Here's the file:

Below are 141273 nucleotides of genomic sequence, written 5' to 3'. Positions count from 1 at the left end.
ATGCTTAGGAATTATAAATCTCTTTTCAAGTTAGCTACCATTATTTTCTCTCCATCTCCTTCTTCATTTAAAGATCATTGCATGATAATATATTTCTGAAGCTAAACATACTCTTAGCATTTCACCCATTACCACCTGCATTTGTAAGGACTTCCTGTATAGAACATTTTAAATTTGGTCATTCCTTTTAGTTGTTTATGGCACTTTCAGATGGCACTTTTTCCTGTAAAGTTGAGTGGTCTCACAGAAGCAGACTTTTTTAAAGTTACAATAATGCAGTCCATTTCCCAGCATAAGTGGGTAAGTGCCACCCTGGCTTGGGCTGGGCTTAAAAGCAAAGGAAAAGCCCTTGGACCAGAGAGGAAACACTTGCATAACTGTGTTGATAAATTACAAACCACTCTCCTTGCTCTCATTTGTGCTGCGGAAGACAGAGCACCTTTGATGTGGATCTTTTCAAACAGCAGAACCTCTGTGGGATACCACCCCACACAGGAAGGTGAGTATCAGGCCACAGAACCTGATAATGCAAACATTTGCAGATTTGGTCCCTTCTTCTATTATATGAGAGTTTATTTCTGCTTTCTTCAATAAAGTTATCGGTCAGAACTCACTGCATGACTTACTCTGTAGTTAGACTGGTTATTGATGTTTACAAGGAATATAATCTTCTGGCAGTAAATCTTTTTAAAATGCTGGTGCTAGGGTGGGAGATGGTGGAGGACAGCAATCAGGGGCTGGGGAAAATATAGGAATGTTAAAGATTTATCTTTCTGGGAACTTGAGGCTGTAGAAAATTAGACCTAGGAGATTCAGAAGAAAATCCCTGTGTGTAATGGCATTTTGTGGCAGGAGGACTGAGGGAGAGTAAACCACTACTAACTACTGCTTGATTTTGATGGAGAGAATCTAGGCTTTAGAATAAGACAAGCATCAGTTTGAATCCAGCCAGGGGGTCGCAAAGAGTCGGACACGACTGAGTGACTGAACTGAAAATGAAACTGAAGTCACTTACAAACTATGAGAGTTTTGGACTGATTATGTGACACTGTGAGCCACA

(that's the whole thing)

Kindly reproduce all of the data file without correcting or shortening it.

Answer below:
Below are 141273 nucleotides of genomic sequence, written 5' to 3'. Positions count from 1 at the left end.
ATGCTTAGGAATTATAAATCTCTTTTCAAGTTAGCTACCATTATTTTCTCTCCATCTCCTTCTTCATTTAAAGATCATTGCATGATAATATATTTCTGAAGCTAAACATACTCTTAGCATTTCACCCATTACCACCTGCATTTGTAAGGACTTCCTGTATAGAACATTTTAAATTTGGTCATTCCTTTTAGTTGTTTATGGCACTTTCAGATGGCACTTTTTCCTGTAAAGTTGAGTGGTCTCACAGAAGCAGACTTTTTTAAAGTTACAATAATGCAGTCCATTTCCCAGCATAAGTGGGTAAGTGCCACCCTGGCTTGGGCTGGGCTTAAAAGCAAAGGAAAAGCCCTTGGACCAGAGAGGAAACACTTGCATAACTGTGTTGATAAATTACAAACCACTCTCCTTGCTCTCATTTGTGCTGCGGAAGACAGAGCACCTTTGATGTGGATCTTTTCAAACAGCAGAACCTCTGTGGGATACCACCCCACACAGGAAGGTGAGTATCAGGCCACAGAACCTGATAATGCAAACATTTGCAGATTTGGTCCCTTCTTCTATTATATGAGAGTTTATTTCTGCTTTCTTCAATAAAGTTATCGGTCAGAACTCACTGCATGACTTACTCTGTAGTTAGACTGGTTATTGATGTTTACAAGGAATATAATCTTCTGGCAGTAAATCTTTTTAAAATGCTGGTGCTAGGGTGGGAGATGGTGGAGGACAGCAATCAGGGGCTGGGGAAAATATAGGAATGTTAAAGATTTATCTTTCTGGGAACTTGAGGCTGTAGAAAATTAGACCTAGGAGATTCAGAAGAAAATCCCTGTGTGTAATGGCATTTTGTGGCAGGAGGACTGAGGGAGAGTAAACCACTACTAACTACTGCTTGATTTTGATGGAGAGAATCTAGGCTTTAGAATAAGACAAGCATCAGTTTGAATCCAGCCAGGGGGTCGCAAAGAGTCGGACACGACTGAGTGACTGAACTGAAAATGAAACTGAAGTCACTTACAAACTATGAGAGTTTTGGACTGATTATGTGACACTGTGAGCCACA